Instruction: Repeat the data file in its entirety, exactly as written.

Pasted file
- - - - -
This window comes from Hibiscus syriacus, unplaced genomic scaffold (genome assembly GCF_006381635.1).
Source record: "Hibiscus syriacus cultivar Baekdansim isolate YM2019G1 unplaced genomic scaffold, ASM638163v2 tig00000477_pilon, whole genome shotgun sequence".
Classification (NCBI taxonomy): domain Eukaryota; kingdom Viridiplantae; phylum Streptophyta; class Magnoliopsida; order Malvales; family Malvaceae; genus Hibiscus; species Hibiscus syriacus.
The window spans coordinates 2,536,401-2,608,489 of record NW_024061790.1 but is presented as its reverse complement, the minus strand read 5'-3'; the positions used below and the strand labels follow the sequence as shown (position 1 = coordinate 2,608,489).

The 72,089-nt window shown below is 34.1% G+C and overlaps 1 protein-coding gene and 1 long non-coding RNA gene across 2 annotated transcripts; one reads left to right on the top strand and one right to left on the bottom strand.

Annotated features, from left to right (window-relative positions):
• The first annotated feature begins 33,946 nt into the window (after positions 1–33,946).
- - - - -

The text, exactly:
This window comes from Hibiscus syriacus, unplaced genomic scaffold (genome assembly GCF_006381635.1).
Source record: "Hibiscus syriacus cultivar Baekdansim isolate YM2019G1 unplaced genomic scaffold, ASM638163v2 tig00000477_pilon, whole genome shotgun sequence".
Classification (NCBI taxonomy): domain Eukaryota; kingdom Viridiplantae; phylum Streptophyta; class Magnoliopsida; order Malvales; family Malvaceae; genus Hibiscus; species Hibiscus syriacus.
The window spans coordinates 2,536,401-2,608,489 of record NW_024061790.1 but is presented as its reverse complement, the minus strand read 5'-3'; the positions used below and the strand labels follow the sequence as shown (position 1 = coordinate 2,608,489).

The 72,089-nt window shown below is 34.1% G+C and overlaps 1 protein-coding gene and 1 long non-coding RNA gene across 2 annotated transcripts; one reads left to right on the top strand and one right to left on the bottom strand.

Annotated features, from left to right (window-relative positions):
• The first annotated feature begins 33,946 nt into the window (after positions 1–33,946).